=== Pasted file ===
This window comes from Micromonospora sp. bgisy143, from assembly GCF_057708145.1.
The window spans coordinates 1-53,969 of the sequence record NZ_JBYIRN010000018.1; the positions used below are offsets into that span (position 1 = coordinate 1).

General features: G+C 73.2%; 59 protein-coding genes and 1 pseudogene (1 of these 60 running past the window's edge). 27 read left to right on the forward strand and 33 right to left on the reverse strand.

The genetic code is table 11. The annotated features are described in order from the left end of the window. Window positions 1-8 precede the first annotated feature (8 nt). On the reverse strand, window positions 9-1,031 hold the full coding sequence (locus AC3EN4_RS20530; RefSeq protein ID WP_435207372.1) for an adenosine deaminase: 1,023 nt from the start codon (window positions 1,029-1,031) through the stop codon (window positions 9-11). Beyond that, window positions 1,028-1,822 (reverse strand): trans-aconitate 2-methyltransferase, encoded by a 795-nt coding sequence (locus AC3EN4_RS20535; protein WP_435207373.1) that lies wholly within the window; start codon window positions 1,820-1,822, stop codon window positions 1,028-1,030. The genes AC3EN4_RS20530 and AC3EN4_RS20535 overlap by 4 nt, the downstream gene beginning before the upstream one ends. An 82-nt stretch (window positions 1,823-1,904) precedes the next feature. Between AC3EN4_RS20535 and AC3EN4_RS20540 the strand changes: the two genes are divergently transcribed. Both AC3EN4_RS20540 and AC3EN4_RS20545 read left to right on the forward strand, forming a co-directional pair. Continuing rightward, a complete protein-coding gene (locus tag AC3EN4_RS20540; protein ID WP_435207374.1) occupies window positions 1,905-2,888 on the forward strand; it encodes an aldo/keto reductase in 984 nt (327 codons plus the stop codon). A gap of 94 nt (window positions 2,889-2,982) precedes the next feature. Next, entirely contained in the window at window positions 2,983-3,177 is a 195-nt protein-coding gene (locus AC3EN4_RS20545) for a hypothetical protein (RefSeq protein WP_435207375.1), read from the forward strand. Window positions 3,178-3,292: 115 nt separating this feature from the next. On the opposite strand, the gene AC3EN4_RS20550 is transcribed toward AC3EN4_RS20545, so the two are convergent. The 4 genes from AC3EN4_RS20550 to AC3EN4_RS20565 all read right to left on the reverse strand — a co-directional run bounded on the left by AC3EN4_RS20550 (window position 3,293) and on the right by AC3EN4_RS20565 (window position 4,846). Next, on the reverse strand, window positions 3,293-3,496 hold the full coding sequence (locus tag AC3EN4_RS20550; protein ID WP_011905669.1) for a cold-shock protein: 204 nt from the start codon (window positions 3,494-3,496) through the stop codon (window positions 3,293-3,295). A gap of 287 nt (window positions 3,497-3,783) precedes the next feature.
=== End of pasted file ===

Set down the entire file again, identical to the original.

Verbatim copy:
This window comes from Micromonospora sp. bgisy143, from assembly GCF_057708145.1.
The window spans coordinates 1-53,969 of the sequence record NZ_JBYIRN010000018.1; the positions used below are offsets into that span (position 1 = coordinate 1).

General features: G+C 73.2%; 59 protein-coding genes and 1 pseudogene (1 of these 60 running past the window's edge). 27 read left to right on the forward strand and 33 right to left on the reverse strand.

The genetic code is table 11. The annotated features are described in order from the left end of the window. Window positions 1-8 precede the first annotated feature (8 nt). On the reverse strand, window positions 9-1,031 hold the full coding sequence (locus AC3EN4_RS20530; RefSeq protein ID WP_435207372.1) for an adenosine deaminase: 1,023 nt from the start codon (window positions 1,029-1,031) through the stop codon (window positions 9-11). Beyond that, window positions 1,028-1,822 (reverse strand): trans-aconitate 2-methyltransferase, encoded by a 795-nt coding sequence (locus AC3EN4_RS20535; protein WP_435207373.1) that lies wholly within the window; start codon window positions 1,820-1,822, stop codon window positions 1,028-1,030. The genes AC3EN4_RS20530 and AC3EN4_RS20535 overlap by 4 nt, the downstream gene beginning before the upstream one ends. An 82-nt stretch (window positions 1,823-1,904) precedes the next feature. Between AC3EN4_RS20535 and AC3EN4_RS20540 the strand changes: the two genes are divergently transcribed. Both AC3EN4_RS20540 and AC3EN4_RS20545 read left to right on the forward strand, forming a co-directional pair. Continuing rightward, a complete protein-coding gene (locus tag AC3EN4_RS20540; protein ID WP_435207374.1) occupies window positions 1,905-2,888 on the forward strand; it encodes an aldo/keto reductase in 984 nt (327 codons plus the stop codon). A gap of 94 nt (window positions 2,889-2,982) precedes the next feature. Next, entirely contained in the window at window positions 2,983-3,177 is a 195-nt protein-coding gene (locus AC3EN4_RS20545) for a hypothetical protein (RefSeq protein WP_435207375.1), read from the forward strand. Window positions 3,178-3,292: 115 nt separating this feature from the next. On the opposite strand, the gene AC3EN4_RS20550 is transcribed toward AC3EN4_RS20545, so the two are convergent. The 4 genes from AC3EN4_RS20550 to AC3EN4_RS20565 all read right to left on the reverse strand — a co-directional run bounded on the left by AC3EN4_RS20550 (window position 3,293) and on the right by AC3EN4_RS20565 (window position 4,846). Next, on the reverse strand, window positions 3,293-3,496 hold the full coding sequence (locus tag AC3EN4_RS20550; protein ID WP_011905669.1) for a cold-shock protein: 204 nt from the start codon (window positions 3,494-3,496) through the stop codon (window positions 3,293-3,295). A gap of 287 nt (window positions 3,497-3,783) precedes the next feature.